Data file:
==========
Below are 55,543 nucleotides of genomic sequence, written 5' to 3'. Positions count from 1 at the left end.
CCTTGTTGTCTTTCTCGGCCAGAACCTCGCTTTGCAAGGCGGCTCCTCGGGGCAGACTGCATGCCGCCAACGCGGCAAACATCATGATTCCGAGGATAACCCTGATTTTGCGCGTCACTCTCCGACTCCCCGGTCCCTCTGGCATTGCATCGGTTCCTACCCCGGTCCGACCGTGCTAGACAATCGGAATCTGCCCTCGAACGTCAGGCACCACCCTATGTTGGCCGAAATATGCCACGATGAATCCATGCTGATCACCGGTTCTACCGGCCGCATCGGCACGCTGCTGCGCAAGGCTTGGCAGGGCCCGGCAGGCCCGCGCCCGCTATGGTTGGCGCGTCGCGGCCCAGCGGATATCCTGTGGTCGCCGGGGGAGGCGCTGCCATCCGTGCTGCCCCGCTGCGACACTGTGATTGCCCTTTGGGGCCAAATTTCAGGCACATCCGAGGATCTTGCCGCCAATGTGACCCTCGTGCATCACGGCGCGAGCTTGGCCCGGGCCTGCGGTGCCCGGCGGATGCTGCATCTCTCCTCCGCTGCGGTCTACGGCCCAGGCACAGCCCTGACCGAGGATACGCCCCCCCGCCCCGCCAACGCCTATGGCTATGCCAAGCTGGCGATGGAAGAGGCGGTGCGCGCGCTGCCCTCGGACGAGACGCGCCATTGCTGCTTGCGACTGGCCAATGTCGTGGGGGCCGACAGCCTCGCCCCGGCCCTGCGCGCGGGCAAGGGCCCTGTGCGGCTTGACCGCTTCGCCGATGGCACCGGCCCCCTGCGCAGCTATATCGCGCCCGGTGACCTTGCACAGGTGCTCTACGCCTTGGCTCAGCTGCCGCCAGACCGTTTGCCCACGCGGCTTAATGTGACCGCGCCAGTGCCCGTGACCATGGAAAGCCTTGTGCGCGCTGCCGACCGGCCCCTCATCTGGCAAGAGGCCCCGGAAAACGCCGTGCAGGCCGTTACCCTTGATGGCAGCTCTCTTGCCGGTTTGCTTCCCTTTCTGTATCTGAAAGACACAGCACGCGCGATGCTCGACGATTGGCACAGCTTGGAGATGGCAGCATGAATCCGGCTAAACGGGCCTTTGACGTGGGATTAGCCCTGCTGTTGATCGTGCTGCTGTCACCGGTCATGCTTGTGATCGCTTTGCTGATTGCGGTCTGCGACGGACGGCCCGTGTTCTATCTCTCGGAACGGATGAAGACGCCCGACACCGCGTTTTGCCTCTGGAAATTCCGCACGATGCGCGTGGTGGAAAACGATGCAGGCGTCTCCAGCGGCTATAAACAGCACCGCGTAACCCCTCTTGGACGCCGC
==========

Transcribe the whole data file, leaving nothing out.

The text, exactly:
Below are 55,543 nucleotides of genomic sequence, written 5' to 3'. Positions count from 1 at the left end.
CCTTGTTGTCTTTCTCGGCCAGAACCTCGCTTTGCAAGGCGGCTCCTCGGGGCAGACTGCATGCCGCCAACGCGGCAAACATCATGATTCCGAGGATAACCCTGATTTTGCGCGTCACTCTCCGACTCCCCGGTCCCTCTGGCATTGCATCGGTTCCTACCCCGGTCCGACCGTGCTAGACAATCGGAATCTGCCCTCGAACGTCAGGCACCACCCTATGTTGGCCGAAATATGCCACGATGAATCCATGCTGATCACCGGTTCTACCGGCCGCATCGGCACGCTGCTGCGCAAGGCTTGGCAGGGCCCGGCAGGCCCGCGCCCGCTATGGTTGGCGCGTCGCGGCCCAGCGGATATCCTGTGGTCGCCGGGGGAGGCGCTGCCATCCGTGCTGCCCCGCTGCGACACTGTGATTGCCCTTTGGGGCCAAATTTCAGGCACATCCGAGGATCTTGCCGCCAATGTGACCCTCGTGCATCACGGCGCGAGCTTGGCCCGGGCCTGCGGTGCCCGGCGGATGCTGCATCTCTCCTCCGCTGCGGTCTACGGCCCAGGCACAGCCCTGACCGAGGATACGCCCCCCCGCCCCGCCAACGCCTATGGCTATGCCAAGCTGGCGATGGAAGAGGCGGTGCGCGCGCTGCCCTCGGACGAGACGCGCCATTGCTGCTTGCGACTGGCCAATGTCGTGGGGGCCGACAGCCTCGCCCCGGCCCTGCGCGCGGGCAAGGGCCCTGTGCGGCTTGACCGCTTCGCCGATGGCACCGGCCCCCTGCGCAGCTATATCGCGCCCGGTGACCTTGCACAGGTGCTCTACGCCTTGGCTCAGCTGCCGCCAGACCGTTTGCCCACGCGGCTTAATGTGACCGCGCCAGTGCCCGTGACCATGGAAAGCCTTGTGCGCGCTGCCGACCGGCCCCTCATCTGGCAAGAGGCCCCGGAAAACGCCGTGCAGGCCGTTACCCTTGATGGCAGCTCTCTTGCCGGTTTGCTTCCCTTTCTGTATCTGAAAGACACAGCACGCGCGATGCTCGACGATTGGCACAGCTTGGAGATGGCAGCATGAATCCGGCTAAACGGGCCTTTGACGTGGGATTAGCCCTGCTGTTGATCGTGCTGCTGTCACCGGTCATGCTTGTGATCGCTTTGCTGATTGCGGTCTGCGACGGACGGCCCGTGTTCTATCTCTCGGAACGGATGAAGACGCCCGACACCGCGTTTTGCCTCTGGAAATTCCGCACGATGCGCGTGGTGGAAAACGATGCAGGCGTCTCCAGCGGCTATAAACAGCACCGCGTAACCCCTCTTGGACGCCGC